I have to come clean – when I read the first book in this series, The Magicians, I had very mixed feelings about it. The writing was excellent, no doubt about it, and I read through the book very quickly. But at the end, when I put it down, I couldn’t tell if I had liked it or not.
The problem is: Grossman takes fantasy worlds similar to Harry Potter, Narnia, and others, and brings them into a very modern setting. Young magicians are given an entrance exam to see if they will be accepted into the magical college of Brakebills. A fantasy world from a series of children’s books, known as Fillory, turns out to be real. And the magicians must learn their own powers to navigate in this magical world. Except along the way they get lost a lot, and there is quite a bit college-age experimentation with drugs, alcohol, and sex. The characters make an unending list of pop culture references. Their adventures seem to meander around with no clear objective. This is not how I expect my fantasy novels to play out.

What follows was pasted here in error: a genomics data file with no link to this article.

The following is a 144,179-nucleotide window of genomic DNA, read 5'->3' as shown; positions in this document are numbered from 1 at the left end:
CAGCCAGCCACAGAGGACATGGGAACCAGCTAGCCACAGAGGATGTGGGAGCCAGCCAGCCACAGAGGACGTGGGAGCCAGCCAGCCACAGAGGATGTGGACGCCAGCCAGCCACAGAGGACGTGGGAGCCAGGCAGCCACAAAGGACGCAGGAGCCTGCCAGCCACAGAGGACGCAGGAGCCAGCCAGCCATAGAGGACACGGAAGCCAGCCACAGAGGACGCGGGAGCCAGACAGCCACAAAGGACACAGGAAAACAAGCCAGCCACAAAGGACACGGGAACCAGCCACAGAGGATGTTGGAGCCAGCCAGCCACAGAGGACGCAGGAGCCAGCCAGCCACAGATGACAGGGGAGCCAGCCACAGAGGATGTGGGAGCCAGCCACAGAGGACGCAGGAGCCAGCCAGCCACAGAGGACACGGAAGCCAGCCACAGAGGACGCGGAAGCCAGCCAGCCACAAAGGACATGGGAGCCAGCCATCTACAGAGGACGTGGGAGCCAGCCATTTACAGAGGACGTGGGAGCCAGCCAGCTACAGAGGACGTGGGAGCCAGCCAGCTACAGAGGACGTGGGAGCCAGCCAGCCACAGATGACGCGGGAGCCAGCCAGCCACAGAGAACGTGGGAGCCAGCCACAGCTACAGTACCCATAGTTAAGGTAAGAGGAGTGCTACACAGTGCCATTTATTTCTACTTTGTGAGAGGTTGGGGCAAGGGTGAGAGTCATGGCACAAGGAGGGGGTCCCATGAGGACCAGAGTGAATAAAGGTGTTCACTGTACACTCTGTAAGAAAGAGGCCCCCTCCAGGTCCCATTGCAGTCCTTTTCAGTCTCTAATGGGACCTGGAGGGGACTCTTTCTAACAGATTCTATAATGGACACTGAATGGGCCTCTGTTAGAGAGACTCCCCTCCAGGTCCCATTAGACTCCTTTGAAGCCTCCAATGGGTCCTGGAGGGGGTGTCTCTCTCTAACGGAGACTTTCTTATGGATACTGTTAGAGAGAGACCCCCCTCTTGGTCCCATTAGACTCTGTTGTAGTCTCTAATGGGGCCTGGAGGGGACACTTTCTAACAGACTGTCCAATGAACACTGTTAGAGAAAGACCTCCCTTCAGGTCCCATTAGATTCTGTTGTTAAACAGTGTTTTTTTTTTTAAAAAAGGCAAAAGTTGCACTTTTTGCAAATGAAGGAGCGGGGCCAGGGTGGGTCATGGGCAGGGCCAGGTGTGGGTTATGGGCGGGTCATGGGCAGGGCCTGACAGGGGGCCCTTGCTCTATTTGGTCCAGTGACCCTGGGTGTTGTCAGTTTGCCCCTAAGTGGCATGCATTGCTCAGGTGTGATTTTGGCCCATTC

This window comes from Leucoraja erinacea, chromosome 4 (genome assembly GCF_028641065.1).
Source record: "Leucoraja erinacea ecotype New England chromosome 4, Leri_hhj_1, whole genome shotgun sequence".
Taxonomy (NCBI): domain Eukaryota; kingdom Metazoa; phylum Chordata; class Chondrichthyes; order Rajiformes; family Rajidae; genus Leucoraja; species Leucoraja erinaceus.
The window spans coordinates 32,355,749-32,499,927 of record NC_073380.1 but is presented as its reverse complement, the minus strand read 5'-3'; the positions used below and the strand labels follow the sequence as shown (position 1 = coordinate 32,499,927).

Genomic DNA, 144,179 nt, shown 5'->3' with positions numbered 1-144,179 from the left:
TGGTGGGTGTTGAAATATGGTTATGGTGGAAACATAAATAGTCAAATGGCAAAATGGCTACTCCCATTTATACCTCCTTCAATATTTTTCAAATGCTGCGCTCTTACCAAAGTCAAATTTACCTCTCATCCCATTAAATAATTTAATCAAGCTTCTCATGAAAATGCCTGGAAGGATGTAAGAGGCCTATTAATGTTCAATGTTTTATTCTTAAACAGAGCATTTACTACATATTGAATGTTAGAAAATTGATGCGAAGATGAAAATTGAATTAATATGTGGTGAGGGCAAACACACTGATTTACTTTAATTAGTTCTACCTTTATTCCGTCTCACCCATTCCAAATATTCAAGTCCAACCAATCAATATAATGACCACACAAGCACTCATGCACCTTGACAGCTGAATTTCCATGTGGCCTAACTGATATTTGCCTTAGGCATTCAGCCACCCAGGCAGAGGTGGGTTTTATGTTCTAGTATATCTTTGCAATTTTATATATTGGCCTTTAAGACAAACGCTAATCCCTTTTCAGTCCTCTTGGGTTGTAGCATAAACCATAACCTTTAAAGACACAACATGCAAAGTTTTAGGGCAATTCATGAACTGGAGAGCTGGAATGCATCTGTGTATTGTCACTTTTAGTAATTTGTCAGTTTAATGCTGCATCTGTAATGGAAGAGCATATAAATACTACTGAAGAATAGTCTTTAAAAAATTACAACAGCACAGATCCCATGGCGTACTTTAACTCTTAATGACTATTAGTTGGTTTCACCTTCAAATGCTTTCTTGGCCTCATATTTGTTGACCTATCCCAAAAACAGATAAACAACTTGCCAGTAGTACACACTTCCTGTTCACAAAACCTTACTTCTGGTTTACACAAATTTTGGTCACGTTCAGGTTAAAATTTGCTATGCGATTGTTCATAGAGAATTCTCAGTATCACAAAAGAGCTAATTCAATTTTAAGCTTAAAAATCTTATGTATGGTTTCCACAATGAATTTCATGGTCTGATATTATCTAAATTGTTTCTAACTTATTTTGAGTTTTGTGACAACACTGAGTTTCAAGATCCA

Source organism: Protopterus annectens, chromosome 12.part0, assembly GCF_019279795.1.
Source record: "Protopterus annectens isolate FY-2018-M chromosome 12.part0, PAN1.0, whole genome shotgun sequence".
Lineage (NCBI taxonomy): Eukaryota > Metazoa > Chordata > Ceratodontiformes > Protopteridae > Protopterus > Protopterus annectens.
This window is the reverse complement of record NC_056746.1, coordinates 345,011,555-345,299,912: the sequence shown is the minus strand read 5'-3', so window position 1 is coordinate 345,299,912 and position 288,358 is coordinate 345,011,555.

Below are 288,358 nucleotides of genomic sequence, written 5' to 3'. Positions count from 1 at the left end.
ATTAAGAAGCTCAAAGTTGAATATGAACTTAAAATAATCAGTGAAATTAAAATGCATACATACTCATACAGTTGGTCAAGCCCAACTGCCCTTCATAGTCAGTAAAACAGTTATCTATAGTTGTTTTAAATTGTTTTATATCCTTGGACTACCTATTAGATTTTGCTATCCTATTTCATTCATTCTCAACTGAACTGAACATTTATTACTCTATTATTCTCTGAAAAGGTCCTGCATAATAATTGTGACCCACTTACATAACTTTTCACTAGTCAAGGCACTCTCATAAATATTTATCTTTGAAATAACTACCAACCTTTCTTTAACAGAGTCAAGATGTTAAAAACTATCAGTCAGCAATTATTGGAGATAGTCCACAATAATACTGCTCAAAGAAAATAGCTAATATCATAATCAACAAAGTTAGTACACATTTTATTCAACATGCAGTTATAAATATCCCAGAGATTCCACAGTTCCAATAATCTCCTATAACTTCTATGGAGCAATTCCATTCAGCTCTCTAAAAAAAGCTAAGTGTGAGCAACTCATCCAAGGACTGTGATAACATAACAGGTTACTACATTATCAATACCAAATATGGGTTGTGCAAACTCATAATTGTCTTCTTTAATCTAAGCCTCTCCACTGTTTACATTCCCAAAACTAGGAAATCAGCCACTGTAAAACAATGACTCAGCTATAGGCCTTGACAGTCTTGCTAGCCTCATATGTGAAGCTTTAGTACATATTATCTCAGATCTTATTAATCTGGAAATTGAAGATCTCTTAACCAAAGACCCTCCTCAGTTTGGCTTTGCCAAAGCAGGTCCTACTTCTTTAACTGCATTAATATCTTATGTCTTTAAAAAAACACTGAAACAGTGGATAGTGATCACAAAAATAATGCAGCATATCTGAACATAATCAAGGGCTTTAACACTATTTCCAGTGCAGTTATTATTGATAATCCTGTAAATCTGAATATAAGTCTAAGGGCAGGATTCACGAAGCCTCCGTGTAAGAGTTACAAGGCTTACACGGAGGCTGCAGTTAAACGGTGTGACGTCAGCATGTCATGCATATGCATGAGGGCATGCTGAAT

I like Harry Potter because none of the wizards uses a cell phone, even outside of Hogwarts. They don’t use magic to throw crazy parties fueled by controlled substances. There’s a timelessness about the Harry Potter books, and the Narnia books, that is quaint and comfortable. Is it more realistic that young people would misbehave a bit when learning to harness great powers? Sure. But that’s not what I’m used to finding in my fantasy novels.